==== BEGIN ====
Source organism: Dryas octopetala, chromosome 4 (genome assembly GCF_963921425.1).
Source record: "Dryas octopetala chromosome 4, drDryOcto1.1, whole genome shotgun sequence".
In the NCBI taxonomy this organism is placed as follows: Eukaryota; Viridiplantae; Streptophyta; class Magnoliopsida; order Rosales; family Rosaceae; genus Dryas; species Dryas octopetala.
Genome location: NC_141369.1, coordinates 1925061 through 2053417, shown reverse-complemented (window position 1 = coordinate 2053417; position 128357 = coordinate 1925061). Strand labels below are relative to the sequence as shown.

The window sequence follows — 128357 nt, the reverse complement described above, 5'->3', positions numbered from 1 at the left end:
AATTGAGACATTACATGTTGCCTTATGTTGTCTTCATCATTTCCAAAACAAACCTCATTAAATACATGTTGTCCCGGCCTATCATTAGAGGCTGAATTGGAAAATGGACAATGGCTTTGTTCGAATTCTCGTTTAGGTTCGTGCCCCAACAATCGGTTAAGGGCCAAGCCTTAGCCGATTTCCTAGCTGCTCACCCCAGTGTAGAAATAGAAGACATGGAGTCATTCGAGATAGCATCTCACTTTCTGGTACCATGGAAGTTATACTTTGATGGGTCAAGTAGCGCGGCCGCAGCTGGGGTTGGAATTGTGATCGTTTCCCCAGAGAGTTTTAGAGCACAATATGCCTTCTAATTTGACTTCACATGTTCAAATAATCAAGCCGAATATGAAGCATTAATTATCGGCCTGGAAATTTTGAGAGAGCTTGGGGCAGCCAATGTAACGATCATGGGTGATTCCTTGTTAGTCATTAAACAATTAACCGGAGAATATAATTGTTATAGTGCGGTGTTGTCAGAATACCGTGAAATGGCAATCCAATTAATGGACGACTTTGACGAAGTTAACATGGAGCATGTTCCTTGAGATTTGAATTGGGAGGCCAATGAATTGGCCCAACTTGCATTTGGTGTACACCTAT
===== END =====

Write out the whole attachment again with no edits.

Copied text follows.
Source organism: Dryas octopetala, chromosome 4 (genome assembly GCF_963921425.1).
Source record: "Dryas octopetala chromosome 4, drDryOcto1.1, whole genome shotgun sequence".
In the NCBI taxonomy this organism is placed as follows: Eukaryota; Viridiplantae; Streptophyta; class Magnoliopsida; order Rosales; family Rosaceae; genus Dryas; species Dryas octopetala.
Genome location: NC_141369.1, coordinates 1925061 through 2053417, shown reverse-complemented (window position 1 = coordinate 2053417; position 128357 = coordinate 1925061). Strand labels below are relative to the sequence as shown.

The window sequence follows — 128357 nt, the reverse complement described above, 5'->3', positions numbered from 1 at the left end:
AATTGAGACATTACATGTTGCCTTATGTTGTCTTCATCATTTCCAAAACAAACCTCATTAAATACATGTTGTCCCGGCCTATCATTAGAGGCTGAATTGGAAAATGGACAATGGCTTTGTTCGAATTCTCGTTTAGGTTCGTGCCCCAACAATCGGTTAAGGGCCAAGCCTTAGCCGATTTCCTAGCTGCTCACCCCAGTGTAGAAATAGAAGACATGGAGTCATTCGAGATAGCATCTCACTTTCTGGTACCATGGAAGTTATACTTTGATGGGTCAAGTAGCGCGGCCGCAGCTGGGGTTGGAATTGTGATCGTTTCCCCAGAGAGTTTTAGAGCACAATATGCCTTCTAATTTGACTTCACATGTTCAAATAATCAAGCCGAATATGAAGCATTAATTATCGGCCTGGAAATTTTGAGAGAGCTTGGGGCAGCCAATGTAACGATCATGGGTGATTCCTTGTTAGTCATTAAACAATTAACCGGAGAATATAATTGTTATAGTGCGGTGTTGTCAGAATACCGTGAAATGGCAATCCAATTAATGGACGACTTTGACGAAGTTAACATGGAGCATGTTCCTTGAGATTTGAATTGGGAGGCCAATGAATTGGCCCAACTTGCATTTGGTGTACACCTAT